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It began with a boy skipping rocks from the bank of a sluggish river. Minding his family's small flock, Finn brought the sheep to water at the edge of the River Idara. He should have been watching the sheep at the water's edge, so that none of them strayed in danger of drowning. But, as such things are with boys, Finn tired soon of standing and watching, and so he started sending pebbles flying across the placid water.
Where the sheep gathered, bumping and bleating and pushing against each other to drink, the bank of the river was shallow and muddied by their trampling. On either side of this muddy shelf the bank rose to overhang the river by three or four feet. Tussocks of grass covered these banks to the edge of the water. On the left, twenty paces upriver from where the sheep watered, stood a small grove of abele trees. There—midways under the shade of the trees—lay a little, pebbly strand perhaps ten or twelve feet in length. It was here that Finn stood, flinging his missiles.
For a boy of eight Finn threw with remarkable accuracy and usually he sent the pebbles skidding just where he wanted. What he lacked in strength was made up in sheer energy.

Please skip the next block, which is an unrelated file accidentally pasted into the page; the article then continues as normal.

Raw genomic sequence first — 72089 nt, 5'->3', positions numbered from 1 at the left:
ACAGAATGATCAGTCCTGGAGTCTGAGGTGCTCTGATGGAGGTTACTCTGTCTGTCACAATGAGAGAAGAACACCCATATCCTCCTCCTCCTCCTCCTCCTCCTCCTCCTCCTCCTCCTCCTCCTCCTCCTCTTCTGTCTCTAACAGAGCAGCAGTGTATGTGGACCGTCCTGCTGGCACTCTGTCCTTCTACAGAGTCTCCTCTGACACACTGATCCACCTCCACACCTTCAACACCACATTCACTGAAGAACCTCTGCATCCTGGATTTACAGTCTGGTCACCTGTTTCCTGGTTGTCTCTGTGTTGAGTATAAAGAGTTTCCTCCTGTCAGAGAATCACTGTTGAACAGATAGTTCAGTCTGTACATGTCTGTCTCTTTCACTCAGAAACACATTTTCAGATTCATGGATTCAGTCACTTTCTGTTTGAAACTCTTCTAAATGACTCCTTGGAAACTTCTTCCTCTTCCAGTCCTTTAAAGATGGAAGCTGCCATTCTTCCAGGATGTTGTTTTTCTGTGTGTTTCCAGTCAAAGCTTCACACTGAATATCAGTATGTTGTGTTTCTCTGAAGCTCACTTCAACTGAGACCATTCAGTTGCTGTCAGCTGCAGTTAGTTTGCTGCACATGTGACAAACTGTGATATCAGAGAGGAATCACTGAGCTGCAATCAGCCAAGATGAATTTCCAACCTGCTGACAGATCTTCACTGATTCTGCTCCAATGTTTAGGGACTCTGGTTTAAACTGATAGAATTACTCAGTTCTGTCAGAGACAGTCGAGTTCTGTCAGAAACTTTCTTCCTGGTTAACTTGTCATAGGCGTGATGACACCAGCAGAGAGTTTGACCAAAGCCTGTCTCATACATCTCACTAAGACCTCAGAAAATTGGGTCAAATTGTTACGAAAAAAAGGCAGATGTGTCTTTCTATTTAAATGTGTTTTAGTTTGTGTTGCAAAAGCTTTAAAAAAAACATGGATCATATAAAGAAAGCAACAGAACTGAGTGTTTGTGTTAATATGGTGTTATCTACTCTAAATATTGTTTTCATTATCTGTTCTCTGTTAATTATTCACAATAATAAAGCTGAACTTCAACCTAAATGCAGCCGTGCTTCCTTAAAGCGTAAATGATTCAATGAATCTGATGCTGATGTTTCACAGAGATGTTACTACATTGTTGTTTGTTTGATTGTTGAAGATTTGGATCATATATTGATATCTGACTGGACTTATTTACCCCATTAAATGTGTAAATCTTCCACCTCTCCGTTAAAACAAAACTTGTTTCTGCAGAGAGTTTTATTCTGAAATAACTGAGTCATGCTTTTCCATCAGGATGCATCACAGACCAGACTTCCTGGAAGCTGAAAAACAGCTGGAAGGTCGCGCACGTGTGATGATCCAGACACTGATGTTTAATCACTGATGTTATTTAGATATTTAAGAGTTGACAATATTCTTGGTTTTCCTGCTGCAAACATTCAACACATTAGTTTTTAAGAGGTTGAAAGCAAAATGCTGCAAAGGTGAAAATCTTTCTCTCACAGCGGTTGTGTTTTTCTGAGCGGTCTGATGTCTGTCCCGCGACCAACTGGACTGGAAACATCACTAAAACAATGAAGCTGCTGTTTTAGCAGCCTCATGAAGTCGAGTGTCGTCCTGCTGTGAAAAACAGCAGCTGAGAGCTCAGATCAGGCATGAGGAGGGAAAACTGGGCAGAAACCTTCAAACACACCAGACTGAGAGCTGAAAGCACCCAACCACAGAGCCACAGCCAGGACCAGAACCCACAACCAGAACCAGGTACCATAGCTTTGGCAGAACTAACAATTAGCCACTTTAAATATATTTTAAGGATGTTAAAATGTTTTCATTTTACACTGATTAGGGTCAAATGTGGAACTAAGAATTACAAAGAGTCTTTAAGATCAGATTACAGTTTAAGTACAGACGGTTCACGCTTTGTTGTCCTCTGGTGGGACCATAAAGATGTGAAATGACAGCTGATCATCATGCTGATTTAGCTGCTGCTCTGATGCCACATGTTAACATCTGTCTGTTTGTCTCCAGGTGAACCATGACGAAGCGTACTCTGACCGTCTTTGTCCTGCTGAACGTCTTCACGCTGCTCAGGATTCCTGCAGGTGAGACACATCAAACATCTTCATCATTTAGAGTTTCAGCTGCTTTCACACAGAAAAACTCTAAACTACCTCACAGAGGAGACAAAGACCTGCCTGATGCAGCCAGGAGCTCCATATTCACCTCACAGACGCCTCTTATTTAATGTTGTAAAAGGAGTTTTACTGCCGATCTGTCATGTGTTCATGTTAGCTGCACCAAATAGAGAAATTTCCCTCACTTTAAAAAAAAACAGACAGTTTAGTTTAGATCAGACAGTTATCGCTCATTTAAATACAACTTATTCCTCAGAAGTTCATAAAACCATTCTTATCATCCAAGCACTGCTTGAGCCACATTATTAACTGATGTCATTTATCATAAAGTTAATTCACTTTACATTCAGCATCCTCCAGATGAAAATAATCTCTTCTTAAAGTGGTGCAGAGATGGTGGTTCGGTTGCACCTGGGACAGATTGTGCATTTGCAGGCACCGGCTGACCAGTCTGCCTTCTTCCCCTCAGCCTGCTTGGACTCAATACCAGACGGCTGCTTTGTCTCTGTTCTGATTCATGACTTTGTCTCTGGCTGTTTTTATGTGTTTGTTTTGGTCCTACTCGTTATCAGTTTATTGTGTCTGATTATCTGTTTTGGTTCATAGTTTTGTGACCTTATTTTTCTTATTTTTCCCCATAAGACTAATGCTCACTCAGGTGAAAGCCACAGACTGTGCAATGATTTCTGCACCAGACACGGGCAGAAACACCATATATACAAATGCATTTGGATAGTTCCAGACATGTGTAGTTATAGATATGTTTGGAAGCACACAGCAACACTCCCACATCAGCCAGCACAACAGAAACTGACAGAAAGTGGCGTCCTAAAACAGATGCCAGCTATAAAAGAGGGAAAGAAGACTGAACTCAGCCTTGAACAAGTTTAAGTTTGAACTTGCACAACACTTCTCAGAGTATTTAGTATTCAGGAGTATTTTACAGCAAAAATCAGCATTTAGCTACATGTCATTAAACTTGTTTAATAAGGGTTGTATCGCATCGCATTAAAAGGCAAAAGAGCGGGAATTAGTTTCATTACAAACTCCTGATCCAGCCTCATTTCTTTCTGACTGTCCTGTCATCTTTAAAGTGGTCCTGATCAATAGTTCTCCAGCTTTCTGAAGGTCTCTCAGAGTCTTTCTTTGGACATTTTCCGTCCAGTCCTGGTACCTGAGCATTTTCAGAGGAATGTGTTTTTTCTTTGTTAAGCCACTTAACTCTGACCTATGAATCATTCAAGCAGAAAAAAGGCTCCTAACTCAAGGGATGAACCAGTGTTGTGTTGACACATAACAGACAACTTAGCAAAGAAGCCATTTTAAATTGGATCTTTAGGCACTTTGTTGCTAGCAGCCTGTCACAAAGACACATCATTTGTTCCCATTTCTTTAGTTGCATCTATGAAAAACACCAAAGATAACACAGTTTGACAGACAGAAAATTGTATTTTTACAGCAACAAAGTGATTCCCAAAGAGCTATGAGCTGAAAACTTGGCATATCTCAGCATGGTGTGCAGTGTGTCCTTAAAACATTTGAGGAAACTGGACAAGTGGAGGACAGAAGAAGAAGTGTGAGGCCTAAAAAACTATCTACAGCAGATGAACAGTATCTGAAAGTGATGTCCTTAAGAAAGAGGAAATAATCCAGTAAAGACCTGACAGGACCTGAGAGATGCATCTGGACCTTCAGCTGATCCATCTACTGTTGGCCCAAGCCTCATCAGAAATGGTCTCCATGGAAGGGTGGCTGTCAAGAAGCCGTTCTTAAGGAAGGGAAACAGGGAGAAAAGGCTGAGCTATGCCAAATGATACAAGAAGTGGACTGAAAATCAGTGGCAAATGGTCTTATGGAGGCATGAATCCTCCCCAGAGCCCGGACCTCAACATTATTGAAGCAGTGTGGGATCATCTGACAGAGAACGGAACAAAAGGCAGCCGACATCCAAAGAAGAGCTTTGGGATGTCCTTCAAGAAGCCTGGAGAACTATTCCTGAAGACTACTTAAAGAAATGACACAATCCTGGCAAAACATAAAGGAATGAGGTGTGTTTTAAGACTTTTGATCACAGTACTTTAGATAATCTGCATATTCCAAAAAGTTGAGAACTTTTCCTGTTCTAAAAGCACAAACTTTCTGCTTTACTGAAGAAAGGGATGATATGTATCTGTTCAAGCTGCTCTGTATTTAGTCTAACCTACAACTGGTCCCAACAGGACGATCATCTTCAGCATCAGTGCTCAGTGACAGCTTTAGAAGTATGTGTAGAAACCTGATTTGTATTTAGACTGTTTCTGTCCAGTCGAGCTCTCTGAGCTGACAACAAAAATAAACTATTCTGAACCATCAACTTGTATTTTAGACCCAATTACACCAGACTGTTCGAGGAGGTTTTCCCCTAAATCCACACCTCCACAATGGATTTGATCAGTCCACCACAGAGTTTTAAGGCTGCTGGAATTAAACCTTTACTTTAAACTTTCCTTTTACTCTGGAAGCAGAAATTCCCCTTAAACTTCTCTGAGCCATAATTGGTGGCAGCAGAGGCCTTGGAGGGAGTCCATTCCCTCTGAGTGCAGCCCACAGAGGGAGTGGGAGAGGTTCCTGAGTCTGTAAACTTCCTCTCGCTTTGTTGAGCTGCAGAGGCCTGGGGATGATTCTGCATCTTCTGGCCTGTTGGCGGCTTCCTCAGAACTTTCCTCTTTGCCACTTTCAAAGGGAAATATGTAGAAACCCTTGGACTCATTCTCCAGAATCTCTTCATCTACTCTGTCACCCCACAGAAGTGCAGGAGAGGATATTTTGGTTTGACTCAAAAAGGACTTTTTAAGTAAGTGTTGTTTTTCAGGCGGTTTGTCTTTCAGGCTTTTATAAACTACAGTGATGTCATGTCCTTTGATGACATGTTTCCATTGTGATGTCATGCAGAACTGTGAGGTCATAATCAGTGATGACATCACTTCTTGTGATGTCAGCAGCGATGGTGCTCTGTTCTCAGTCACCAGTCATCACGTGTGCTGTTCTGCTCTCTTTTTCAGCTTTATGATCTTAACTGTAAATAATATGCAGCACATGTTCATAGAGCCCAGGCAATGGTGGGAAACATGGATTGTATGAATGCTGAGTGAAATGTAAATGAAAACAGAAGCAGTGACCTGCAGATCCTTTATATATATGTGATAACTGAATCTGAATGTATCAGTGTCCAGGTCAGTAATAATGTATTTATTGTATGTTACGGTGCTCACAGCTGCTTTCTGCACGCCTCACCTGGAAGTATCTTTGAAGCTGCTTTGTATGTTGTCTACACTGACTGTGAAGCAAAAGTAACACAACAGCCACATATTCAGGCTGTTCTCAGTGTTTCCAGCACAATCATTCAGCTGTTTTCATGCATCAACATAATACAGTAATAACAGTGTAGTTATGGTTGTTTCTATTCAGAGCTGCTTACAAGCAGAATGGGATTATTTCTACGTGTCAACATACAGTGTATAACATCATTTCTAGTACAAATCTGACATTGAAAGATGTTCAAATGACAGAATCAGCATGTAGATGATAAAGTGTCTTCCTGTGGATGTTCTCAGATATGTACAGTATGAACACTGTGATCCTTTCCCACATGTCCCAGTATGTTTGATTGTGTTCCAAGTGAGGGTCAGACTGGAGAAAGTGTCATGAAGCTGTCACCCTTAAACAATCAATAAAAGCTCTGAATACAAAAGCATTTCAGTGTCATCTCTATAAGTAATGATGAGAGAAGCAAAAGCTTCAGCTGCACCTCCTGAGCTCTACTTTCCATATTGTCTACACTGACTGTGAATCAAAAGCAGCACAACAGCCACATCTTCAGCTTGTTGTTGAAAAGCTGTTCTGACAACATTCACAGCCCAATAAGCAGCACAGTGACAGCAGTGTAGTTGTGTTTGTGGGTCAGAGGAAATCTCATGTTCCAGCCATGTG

On the grassy bank behind him sat a dog, Shar. With one severe eye on her master, and an alert eye on the sheep, Shar rested in the shade. To her work was play and play, such as Finn was doing, was puzzling. But Finn knew that if any of the sheep strayed or danger came near, Shar would sound the alarm.
So, Finn could play for a while.
One after another, pebble after pebble flew across the river. Strings of ripples followed behind, three and four and five. Finn chewed on his lower lip, squinting as he gauged the river and his chances to get six skips and a new high mark. Four this time—but there were many more pebbles at hand.
Upstream, the abele trees marched to the edge of the riverbank. Three men could hardly stretch to touch their hands around the largest. Smooth, pale grey trunks reached up for twenty yards or so, forking from there into several main branches and fanning out into a wide crown. The leaves, bright green on top and a pale, silver-green underneath, were dimming and curling at the edges with the change of the season. One old tree, its roots undercut by the eroding riverbank, had fallen into the stream, but the base of the trunk still lay on the lip of the bank. The angle of the overhanging bank and the trunk and branches of the abele made a shadowed eddy in the river.
Finn looked over his shoulder. Shar paced in a tight circle, yipping and flicking her nose back and forth between Finn and the sheep.
"Okay, okay," he said, "coming."
Finn reached down and grabbed a nice, flat stone. Time enough for one last throw and, this time, six skips for certain. He scanned the water, gauging the soft surface and the lazy current with the eye of a connoisseur. He cocked his head and squinted at the dark angle beneath the fallen abele tree, where the river slowed even further and the water shimmered like black glass.